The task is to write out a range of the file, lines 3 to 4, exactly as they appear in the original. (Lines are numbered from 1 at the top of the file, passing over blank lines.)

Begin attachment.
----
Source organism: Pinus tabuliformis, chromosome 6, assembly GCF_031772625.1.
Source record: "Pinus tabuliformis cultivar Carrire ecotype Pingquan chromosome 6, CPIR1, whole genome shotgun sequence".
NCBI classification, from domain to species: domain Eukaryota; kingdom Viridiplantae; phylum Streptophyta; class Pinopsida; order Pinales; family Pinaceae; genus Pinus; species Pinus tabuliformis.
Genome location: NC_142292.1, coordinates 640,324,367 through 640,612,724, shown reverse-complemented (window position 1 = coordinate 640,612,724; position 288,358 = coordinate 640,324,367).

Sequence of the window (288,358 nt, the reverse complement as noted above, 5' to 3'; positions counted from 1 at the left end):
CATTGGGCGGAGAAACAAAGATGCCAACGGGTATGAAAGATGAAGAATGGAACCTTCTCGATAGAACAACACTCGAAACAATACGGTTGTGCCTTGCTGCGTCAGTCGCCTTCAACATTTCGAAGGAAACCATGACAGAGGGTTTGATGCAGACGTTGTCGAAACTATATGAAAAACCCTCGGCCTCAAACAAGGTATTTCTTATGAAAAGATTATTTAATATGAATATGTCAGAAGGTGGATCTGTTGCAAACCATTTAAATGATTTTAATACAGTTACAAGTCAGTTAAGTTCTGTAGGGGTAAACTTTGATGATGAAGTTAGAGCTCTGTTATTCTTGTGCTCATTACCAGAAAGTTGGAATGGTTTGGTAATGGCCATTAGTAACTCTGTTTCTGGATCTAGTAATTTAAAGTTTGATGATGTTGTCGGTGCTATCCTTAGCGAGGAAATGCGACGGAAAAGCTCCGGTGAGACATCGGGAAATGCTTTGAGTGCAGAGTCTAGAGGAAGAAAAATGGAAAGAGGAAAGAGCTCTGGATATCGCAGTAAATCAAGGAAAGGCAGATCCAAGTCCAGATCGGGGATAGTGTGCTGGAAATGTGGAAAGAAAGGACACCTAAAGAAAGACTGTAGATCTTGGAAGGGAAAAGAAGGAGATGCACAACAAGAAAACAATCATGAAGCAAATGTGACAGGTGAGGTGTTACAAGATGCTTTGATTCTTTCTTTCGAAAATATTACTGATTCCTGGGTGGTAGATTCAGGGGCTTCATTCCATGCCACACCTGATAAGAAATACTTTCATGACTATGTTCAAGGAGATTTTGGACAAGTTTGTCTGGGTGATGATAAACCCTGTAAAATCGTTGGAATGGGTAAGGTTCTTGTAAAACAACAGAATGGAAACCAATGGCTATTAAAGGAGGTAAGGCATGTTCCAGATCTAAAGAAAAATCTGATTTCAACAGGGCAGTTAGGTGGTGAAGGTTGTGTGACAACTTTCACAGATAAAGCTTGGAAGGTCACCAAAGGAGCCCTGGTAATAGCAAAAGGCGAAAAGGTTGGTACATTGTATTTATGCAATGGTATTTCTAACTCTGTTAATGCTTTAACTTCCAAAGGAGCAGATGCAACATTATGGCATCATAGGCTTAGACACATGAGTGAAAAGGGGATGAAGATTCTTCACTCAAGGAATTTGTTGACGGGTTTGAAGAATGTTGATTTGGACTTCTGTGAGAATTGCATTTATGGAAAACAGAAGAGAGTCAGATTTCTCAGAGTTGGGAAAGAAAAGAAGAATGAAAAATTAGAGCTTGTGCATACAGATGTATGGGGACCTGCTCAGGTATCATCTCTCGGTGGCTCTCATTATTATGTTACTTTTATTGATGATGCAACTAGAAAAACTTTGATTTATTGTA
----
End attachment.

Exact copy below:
NCBI classification, from domain to species: domain Eukaryota; kingdom Viridiplantae; phylum Streptophyta; class Pinopsida; order Pinales; family Pinaceae; genus Pinus; species Pinus tabuliformis.
Genome location: NC_142292.1, coordinates 640,324,367 through 640,612,724, shown reverse-complemented (window position 1 = coordinate 640,612,724; position 288,358 = coordinate 640,324,367).